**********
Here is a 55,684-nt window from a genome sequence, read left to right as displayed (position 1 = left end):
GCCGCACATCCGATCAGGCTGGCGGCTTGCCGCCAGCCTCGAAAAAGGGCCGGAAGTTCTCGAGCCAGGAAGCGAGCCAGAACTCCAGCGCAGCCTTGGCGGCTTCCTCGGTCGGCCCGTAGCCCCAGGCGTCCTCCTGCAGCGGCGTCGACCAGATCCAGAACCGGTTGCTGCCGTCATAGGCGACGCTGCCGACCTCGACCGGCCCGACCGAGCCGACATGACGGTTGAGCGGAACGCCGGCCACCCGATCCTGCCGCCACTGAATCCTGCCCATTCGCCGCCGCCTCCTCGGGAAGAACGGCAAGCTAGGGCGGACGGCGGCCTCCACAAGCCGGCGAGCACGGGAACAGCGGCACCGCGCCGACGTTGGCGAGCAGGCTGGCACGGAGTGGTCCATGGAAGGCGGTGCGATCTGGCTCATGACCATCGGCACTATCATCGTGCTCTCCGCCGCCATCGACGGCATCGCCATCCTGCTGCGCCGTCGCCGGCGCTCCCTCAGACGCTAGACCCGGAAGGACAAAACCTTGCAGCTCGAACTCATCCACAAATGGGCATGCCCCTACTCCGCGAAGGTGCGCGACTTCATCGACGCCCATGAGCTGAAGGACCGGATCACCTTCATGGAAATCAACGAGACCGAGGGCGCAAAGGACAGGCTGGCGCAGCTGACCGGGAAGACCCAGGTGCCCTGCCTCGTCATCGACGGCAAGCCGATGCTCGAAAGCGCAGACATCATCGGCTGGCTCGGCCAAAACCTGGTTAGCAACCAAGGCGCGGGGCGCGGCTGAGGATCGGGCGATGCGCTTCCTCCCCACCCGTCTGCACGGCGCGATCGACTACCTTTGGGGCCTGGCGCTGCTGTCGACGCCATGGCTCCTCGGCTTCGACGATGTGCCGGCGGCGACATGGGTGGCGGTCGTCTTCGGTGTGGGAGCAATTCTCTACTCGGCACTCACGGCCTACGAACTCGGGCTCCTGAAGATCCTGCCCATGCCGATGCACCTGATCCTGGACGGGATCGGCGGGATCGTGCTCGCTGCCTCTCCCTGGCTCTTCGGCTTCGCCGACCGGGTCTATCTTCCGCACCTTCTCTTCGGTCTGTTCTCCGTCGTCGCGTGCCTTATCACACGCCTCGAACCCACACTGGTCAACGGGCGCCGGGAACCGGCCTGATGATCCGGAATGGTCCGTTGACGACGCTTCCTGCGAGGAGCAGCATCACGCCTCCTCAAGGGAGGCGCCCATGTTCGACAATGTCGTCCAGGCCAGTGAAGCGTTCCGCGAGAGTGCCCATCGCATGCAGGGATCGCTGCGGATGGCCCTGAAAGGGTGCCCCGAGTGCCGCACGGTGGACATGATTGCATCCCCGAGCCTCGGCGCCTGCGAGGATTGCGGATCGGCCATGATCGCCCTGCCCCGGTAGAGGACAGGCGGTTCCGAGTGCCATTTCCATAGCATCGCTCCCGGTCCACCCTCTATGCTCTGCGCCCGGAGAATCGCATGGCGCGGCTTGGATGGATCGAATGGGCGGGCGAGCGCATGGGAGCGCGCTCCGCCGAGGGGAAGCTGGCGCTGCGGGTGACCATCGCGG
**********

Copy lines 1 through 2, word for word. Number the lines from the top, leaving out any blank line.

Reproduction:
Here is a 55,684-nt window from a genome sequence, read left to right as displayed (position 1 = left end):
GCCGCACATCCGATCAGGCTGGCGGCTTGCCGCCAGCCTCGAAAAAGGGCCGGAAGTTCTCGAGCCAGGAAGCGAGCCAGAACTCCAGCGCAGCCTTGGCGGCTTCCTCGGTCGGCCCGTAGCCCCAGGCGTCCTCCTGCAGCGGCGTCGACCAGATCCAGAACCGGTTGCTGCCGTCATAGGCGACGCTGCCGACCTCGACCGGCCCGACCGAGCCGACATGACGGTTGAGCGGAACGCCGGCCACCCGATCCTGCCGCCACTGAATCCTGCCCATTCGCCGCCGCCTCCTCGGGAAGAACGGCAAGCTAGGGCGGACGGCGGCCTCCACAAGCCGGCGAGCACGGGAACAGCGGCACCGCGCCGACGTTGGCGAGCAGGCTGGCACGGAGTGGTCCATGGAAGGCGGTGCGATCTGGCTCATGACCATCGGCACTATCATCGTGCTCTCCGCCGCCATCGACGGCATCGCCATCCTGCTGCGCCGTCGCCGGCGCTCCCTCAGACGCTAGACCCGGAAGGACAAAACCTTGCAGCTCGAACTCATCCACAAATGGGCATGCCCCTACTCCGCGAAGGTGCGCGACTTCATCGACGCCCATGAGCTGAAGGACCGGATCACCTTCATGGAAATCAACGAGACCGAGGGCGCAAAGGACAGGCTGGCGCAGCTGACCGGGAAGACCCAGGTGCCCTGCCTCGTCATCGACGGCAAGCCGATGCTCGAAAGCGCAGACATCATCGGCTGGCTCGGCCAAAACCTGGTTAGCAACCAAGGCGCGGGGCGCGGCTGAGGATCGGGCGATGCGCTTCCTCCCCACCCGTCTGCACGGCGCGATCGACTACCTTTGGGGCCTGGCGCTGCTGTCGACGCCATGGCTCCTCGGCTTCGACGATGTGCCGGCGGCGACATGGGTGGCGGTCGTCTTCGGTGTGGGAGCAATTCTCTACTCGGCACTCACGGCCTACGAACTCGGGCTCCTGAAGATCCTGCCCATGCCGATGCACCTGATCCTGGACGGGATCGGCGGGATCGTGCTCGCTGCCTCTCCCTGGCTCTTCGGCTTCGCCGACCGGGTCTATCTTCCGCACCTTCTCTTCGGTCTGTTCTCCGTCGTCGCGTGCCTTATCACACGCCTCGAACCCACACTGGTCAACGGGCGCCGGGAACCGGCCTGATGATCCGGAATGGTCCGTTGACGACGCTTCCTGCGAGGAGCAGCATCACGCCTCCTCAAGGGAGGCGCCCATGTTCGACAATGTCGTCCAGGCCAGTGAAGCGTTCCGCGAGAGTGCCCATCGCATGCAGGGATCGCTGCGGATGGCCCTGAAAGGGTGCCCCGAGTGCCGCACGGTGGACATGATTGCATCCCCGAGCCTCGGCGCCTGCGAGGATTGCGGATCGGCCATGATCGCCCTGCCCCGGTAGAGGACAGGCGGTTCCGAGTGCCATTTCCATAGCATCGCTCCCGGTCCACCCTCTATGCTCTGCGCCCGGAGAATCGCATGGCGCGGCTTGGATGGATCGAATGGGCGGGCGAGCGCATGGGAGCGCGCTCCGCCGAGGGGAAGCTGGCGCTGCGGGTGACCATCGCGG